The Evolving Polyethylene Terephthalate (PET) Marketplace

I worked this up for an upcoming article on the PET resin industry. After being battered for the better part of the last decade, the highly fragmented industry is consolidating. DAK Americas, which is owned by Mexico’s Alfa Group, is buying the remnants of Eastman’s business. Indorama, of Thailand, is buying Invista. (Historically that last business was KoSa. Before that it was Hoechst’s polyester business.)

2010 2011
Eastman 15 Indorama 33
Indorama 14 Wellman 8
Wellman 9 DAK 29
DAK 15 M&G 18
M&G 19 Nan Ya 9
Nan Ya 9 Selenis 3
Invista 19
Total 10.0 billion lb. Total 10.4 billion lb

These figures are capacity numbers for the NAFTA region. And it is PET packaging resin only, not fiber. I compiled it based on company documents and interviews, except in the case of Selenis, which comes from published reports. Selenis is a newcomer to the industry. The company is converting a shuttered polytrimethylene terephthalate plant near Montreal that Shell Chemical built with SGF earlier last decade. The project might be a little bit of a question mark given how big the largest players are getting. From what I understand–Selenis officials aren’t returning my calls–the plant has been delayed.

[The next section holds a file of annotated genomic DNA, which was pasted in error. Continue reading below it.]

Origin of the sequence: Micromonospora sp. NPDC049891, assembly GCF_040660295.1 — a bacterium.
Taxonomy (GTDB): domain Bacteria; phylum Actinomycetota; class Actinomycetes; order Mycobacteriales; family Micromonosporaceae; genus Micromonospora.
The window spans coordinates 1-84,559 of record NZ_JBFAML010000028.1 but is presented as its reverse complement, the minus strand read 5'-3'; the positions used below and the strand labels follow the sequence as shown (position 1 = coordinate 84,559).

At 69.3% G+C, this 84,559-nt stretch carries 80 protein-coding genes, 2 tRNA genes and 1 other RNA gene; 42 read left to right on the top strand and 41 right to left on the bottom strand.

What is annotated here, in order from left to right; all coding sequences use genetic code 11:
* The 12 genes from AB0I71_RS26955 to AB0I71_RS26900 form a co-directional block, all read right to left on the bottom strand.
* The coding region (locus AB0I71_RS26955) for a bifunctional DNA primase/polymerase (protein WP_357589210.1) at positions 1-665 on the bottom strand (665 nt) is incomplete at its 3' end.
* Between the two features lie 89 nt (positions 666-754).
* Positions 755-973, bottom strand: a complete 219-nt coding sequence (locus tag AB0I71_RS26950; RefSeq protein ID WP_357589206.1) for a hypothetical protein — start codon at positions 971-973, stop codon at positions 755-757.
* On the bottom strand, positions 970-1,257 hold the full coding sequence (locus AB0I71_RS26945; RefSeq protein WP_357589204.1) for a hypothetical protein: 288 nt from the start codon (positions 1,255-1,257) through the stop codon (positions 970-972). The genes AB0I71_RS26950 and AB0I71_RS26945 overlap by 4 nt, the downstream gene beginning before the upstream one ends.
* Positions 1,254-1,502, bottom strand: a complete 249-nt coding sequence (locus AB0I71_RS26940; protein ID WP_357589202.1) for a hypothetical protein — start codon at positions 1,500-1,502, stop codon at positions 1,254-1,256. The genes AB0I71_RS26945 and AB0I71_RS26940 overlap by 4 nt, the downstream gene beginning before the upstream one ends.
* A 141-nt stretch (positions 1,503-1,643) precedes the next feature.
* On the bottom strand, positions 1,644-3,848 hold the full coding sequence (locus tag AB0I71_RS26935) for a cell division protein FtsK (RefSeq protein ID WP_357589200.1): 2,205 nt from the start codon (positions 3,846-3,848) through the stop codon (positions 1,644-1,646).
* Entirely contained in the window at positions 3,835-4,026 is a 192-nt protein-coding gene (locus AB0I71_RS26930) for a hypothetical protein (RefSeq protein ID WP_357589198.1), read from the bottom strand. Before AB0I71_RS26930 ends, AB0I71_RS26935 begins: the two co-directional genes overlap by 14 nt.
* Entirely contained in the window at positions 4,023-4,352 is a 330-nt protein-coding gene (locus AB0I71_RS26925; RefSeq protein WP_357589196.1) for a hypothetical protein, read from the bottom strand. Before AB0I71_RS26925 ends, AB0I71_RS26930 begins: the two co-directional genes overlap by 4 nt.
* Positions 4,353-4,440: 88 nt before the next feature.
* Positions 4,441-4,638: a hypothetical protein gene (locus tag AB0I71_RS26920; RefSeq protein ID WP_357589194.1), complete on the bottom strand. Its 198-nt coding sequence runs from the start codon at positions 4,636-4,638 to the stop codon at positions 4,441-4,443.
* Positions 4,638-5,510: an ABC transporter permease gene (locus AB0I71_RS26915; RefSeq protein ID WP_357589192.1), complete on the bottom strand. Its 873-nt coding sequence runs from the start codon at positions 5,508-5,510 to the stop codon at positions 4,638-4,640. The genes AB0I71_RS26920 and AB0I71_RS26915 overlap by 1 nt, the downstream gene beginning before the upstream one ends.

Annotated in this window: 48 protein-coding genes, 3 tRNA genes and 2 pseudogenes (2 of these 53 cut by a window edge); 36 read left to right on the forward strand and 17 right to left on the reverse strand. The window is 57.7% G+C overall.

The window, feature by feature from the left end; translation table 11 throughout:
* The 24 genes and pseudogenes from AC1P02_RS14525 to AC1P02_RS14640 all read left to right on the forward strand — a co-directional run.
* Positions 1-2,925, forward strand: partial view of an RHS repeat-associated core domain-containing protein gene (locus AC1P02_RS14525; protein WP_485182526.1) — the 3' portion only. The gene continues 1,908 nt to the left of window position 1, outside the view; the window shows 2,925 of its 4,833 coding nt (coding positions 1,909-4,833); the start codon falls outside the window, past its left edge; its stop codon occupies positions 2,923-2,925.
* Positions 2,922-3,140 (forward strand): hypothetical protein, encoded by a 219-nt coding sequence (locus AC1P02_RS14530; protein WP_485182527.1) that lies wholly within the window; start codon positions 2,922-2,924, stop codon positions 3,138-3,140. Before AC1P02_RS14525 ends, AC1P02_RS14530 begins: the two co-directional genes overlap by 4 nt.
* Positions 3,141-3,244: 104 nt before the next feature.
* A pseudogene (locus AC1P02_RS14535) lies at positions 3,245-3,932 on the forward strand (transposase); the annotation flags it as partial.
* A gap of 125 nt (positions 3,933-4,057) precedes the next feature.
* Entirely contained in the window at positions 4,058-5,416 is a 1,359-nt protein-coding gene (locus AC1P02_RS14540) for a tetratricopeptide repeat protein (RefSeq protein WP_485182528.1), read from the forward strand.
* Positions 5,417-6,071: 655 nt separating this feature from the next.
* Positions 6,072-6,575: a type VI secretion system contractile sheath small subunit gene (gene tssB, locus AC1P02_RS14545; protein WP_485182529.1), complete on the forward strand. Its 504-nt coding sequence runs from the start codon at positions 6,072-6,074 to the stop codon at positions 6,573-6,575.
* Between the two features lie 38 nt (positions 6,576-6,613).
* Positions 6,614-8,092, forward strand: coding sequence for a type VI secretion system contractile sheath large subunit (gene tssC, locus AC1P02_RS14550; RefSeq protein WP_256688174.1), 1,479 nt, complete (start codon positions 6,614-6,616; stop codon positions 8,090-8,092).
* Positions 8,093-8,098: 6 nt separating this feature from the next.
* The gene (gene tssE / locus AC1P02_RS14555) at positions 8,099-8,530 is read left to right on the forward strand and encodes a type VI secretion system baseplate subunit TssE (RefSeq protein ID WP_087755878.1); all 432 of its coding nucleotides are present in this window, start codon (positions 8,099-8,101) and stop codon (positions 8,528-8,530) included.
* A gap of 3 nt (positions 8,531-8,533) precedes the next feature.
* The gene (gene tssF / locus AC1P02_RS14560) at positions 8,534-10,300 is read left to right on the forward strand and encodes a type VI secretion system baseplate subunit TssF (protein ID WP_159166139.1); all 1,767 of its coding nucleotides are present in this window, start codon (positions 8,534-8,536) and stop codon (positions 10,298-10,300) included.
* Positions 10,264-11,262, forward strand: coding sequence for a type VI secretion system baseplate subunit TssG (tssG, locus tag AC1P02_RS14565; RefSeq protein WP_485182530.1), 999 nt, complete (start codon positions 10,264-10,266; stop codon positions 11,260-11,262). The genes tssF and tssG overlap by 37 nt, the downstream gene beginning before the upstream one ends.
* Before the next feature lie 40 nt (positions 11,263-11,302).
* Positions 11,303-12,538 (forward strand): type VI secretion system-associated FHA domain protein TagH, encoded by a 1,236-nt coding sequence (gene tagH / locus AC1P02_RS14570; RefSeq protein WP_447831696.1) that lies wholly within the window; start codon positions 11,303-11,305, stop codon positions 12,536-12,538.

Interestingly, when I asked Indorama if they are planning on closing any capacity. They told me “absolutely not.” They are also keen on expanding in Mexico.

UPDATE: Related to PET, sort of.  Eastman Kodak’s Q4 profit dropped 95%. The market capitalization of Eastman Chemical is now more than 6X that of its former parent.

Author: Alex Tullo

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